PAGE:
Cases in the Course
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Click on any assignment for a description of it, an example of the work of one student, and instructor and student comments.

As the course syllabus describes, work on cases is woven throughout the course. The diagram below illustrates the six ways we support students' case-writing. First, students' own personal teaching experiences serve as key foundation material for their case assignment, and as they are engaged in teaching throughout the case-writing they have further opportunities to reflect upon their current practice. Second, throughout the course students are reading, evaluating, and discussing key concepts in learning theory, concepts which they are then asked to use in analyzing and interpreting their cases. We saw the embedding of case-writing within a context of reading theory as particularly critical to the development of powerful cases. Third, students have opportunities to read, discuss and interpret others' cases as well as work on the development of their own case. For instance, course readings include cases by educational scholars such as Deborah Ball as well as cases authored by teachers (some of whom are former STEP students) such as Mark Ellis, Michelle Phillips and Vicky White. Discussions and critiques of such cases are part of the curriculum. Fourth, students are also working on their own cases through an extensive revision process. As depicted above, early in the course, students select a case-worthy topic, submit a "case outline," and prepare several drafts of their case. Fifth, extensive feedback, using a publicly developed and shared rubric, is provided by section leaders for every version of the case, from outline to final piece. Finally, in order to obtain diverse perspectives, and engage in a community of case-writers, students also participate in two "case conferences" in which they present their cases, receive feedback and discuss alternative interpretations of the cases. .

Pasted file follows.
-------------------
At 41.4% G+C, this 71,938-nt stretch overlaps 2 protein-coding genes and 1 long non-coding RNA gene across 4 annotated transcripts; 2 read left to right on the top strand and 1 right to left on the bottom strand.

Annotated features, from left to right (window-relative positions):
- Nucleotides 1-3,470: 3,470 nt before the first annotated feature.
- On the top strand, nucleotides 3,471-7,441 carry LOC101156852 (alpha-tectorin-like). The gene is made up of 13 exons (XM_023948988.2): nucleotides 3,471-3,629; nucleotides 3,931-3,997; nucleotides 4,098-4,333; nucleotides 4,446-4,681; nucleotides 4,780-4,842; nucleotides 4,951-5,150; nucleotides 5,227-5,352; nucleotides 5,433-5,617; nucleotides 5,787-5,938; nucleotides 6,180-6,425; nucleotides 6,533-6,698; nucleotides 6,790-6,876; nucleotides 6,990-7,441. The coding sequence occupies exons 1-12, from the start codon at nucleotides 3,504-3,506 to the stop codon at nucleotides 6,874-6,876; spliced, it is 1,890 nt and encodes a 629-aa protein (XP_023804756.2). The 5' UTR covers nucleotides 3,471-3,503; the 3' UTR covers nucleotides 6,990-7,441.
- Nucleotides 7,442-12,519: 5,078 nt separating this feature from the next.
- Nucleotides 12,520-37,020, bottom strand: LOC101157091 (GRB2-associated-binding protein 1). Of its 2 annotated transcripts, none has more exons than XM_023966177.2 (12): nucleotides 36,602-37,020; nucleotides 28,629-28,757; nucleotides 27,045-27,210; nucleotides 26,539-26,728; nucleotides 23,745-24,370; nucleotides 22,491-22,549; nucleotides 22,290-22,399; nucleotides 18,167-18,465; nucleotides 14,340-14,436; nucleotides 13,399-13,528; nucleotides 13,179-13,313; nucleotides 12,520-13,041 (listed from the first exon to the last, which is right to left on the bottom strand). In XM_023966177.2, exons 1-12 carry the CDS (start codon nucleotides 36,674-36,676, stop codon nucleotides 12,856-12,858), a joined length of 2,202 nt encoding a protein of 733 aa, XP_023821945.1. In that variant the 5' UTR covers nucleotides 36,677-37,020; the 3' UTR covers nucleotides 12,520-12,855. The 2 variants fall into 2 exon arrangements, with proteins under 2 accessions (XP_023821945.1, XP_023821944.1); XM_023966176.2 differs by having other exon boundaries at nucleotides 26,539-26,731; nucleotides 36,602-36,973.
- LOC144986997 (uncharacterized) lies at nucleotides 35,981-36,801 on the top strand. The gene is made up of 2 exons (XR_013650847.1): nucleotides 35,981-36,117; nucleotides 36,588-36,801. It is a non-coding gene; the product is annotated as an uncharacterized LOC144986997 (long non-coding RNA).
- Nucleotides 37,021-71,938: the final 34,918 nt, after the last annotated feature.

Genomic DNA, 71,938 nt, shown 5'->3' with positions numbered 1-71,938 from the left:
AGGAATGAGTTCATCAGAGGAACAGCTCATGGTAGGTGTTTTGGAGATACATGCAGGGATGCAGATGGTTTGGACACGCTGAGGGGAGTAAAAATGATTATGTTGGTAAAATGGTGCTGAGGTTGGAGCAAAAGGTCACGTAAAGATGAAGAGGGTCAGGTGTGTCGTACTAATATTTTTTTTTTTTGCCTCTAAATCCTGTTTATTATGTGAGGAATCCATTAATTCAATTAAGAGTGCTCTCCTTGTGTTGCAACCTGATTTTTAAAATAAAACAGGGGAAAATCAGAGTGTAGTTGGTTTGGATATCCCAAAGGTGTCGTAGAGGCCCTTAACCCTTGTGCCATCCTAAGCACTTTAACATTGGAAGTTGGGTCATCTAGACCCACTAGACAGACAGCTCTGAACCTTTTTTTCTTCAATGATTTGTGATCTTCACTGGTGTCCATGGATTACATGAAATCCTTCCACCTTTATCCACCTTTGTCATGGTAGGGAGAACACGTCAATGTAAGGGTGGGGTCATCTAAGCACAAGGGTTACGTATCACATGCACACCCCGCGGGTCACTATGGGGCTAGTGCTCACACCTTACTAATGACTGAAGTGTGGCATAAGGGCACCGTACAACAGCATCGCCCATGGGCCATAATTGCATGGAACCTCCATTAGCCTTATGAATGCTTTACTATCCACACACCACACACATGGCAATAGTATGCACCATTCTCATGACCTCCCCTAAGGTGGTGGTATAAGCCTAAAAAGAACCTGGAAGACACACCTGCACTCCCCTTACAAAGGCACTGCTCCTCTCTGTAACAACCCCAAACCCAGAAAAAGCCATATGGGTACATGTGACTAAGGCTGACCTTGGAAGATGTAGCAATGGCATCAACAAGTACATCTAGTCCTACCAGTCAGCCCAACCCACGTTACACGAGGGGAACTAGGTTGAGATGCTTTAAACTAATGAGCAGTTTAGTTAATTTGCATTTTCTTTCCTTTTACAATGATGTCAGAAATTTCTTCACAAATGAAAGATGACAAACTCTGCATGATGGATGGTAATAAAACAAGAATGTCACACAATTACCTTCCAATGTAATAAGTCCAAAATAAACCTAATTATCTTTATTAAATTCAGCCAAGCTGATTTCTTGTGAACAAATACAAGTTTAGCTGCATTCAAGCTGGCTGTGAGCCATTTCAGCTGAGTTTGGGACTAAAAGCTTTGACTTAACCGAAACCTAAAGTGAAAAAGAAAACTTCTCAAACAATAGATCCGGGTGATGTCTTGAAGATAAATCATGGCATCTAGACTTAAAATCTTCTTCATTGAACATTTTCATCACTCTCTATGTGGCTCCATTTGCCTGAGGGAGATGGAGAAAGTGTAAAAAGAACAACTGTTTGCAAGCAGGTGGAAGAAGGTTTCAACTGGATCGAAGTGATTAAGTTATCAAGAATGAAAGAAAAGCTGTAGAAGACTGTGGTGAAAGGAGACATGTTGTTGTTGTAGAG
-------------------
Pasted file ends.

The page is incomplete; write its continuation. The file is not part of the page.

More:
Copyright 2000, Karen Hammerness, Stanford University. All the material contained on this site has been produced by Karen Hammerness, Lee Shulman, Linda Darling-Hammond, Kay Moffett, and Misty Sato. These materials can be downloaded, printed and used with proper acknowledgement, including the name and affiliation of the authors and the web-site addess.

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